Women in Sport Leadership Snapshots
Research indicates that diverse boards more innovative, more accountable, and manage risk more effectively.
Working towards gender balance in sport leadership has the potential to help mitigate critical risks sport organizations face today, whether in terms of safe sport, financial sustainability, or effective governance.
In order to achieve this gender balance, data is required to track progress and hold the system accountable.
Canadian Women & Sport releases a yearly “Snapshot” of gender diversity in sport leadership, reflecting gender composition at the board and senior staff level. This Snapshot is based on a survey of Canadian National Sport Organizations (NSOs) and Multisport Service Organizations (MSOs).
Our goal? To review and reflect on the Canadian sport system’s progress toward advancing gender equity, to create conversation and to spark action.
Encouragingly, the most recent survey of nationally funded sport organizations in Canada shows that this public attention, and dedicated funding from Sport Canada, is driving change for the national sport system. Compared to 2019, after the government commitment was announced, the percentage of women holding board seats has jumped by 5 points. That means 45 more women are at the table than three years ago. Canadian Women & Sport celebrates the momentum in the sector. But, we also must acknowledge that this progress has been the result of years of organizations laying the foundation for change, which can easily be upset if we lose attention and energy. And, we must continue to push for improved representation beyond gender so that ALL women and girls benefit from the power of sport.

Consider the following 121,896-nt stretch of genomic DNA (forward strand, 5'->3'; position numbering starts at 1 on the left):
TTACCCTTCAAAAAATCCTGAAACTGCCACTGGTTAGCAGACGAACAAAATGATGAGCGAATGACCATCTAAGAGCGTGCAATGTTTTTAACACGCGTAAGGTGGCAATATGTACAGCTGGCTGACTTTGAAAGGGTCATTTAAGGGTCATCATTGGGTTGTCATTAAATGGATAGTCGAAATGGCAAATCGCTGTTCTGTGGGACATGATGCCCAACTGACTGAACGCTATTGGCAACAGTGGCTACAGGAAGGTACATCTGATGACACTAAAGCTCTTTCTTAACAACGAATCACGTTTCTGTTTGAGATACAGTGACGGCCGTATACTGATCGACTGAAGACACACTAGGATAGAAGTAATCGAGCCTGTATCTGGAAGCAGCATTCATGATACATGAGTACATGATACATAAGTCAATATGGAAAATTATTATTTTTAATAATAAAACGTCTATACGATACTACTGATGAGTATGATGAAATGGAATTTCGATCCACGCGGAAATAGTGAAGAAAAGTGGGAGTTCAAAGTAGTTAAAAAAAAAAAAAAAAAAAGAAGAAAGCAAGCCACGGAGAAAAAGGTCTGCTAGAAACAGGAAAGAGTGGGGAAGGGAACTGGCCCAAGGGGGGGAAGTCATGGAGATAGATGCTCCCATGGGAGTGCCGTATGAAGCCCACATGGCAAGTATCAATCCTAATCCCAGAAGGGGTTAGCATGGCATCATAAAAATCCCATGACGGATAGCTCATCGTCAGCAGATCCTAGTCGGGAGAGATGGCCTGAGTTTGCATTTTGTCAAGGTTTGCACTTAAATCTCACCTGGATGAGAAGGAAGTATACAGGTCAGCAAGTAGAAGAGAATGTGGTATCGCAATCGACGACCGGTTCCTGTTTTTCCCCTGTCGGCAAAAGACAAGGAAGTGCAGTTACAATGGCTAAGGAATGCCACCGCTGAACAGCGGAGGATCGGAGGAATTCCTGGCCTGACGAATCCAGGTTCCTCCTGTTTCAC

For the last five years, Canadian Women & Sport has tracked board representation at the national level of sport, where women have increased their number of seats from 36% in 2019 to 41% in 2022.
More women on boards may help make sport safer by altering organizational norms, limiting tolerance of gender inequitable practices and increasing awareness of gender-based violence. For the first time Canadian Women & Sport has rolled up board data from provinces and territories. This data is important as provincial and territorial sport organizations (PTSO) have significant influence in grassroots sport, which makes them leaders in the sport system in Canada.
In a year where COVID-19 unfortunately sparked a “she-cession” that threatened to roll back economic progress of women, it is encouraging to see key sport leadership roles held by women either hold steady versus one year ago or move slightly up. But, while progress is exciting, at the current pace, the national level of sport will not reach gender parity on boards until 2037 – 12 years past the Government of Canada’s target date of 2024 for achieving gender-balanced boards. Intentional and sustained action is required.
The 2019-2020 report summarizes the composition of decision-making at National Sport Organizations (NSOs), Multisport Service Organizations (MSOs) and, new this year, Canadian Sport Institutes (CSIs). The good news: Sport in Canada is making steady progress in including perspectives from women. The challenge: We still have work to do. Let’s create conversation and spark action.
The 2018-2019 snapshot reflects a promising trend, with the number of women on boards up 2 per cent from 2018. In January of 2019, sport organizations reported an overwhelming intention to make a formal commitment to gender equity in their governance documents; however, only 47 per cent reported that they had a documented commitment already in place at the board level. Only 17 per cent reported a similar commitment at the senior staff level.
Our 2017-2018 inaugural snapshot demonstrated that while there is progress being made, women are still underrepresented in sport leadership. In January of 2018, 45 per cent of sport organizations had fewer than 30 per cent women on their boards. This thirty percent threshold is a critical mass required to ensure that diverse voices are well considered.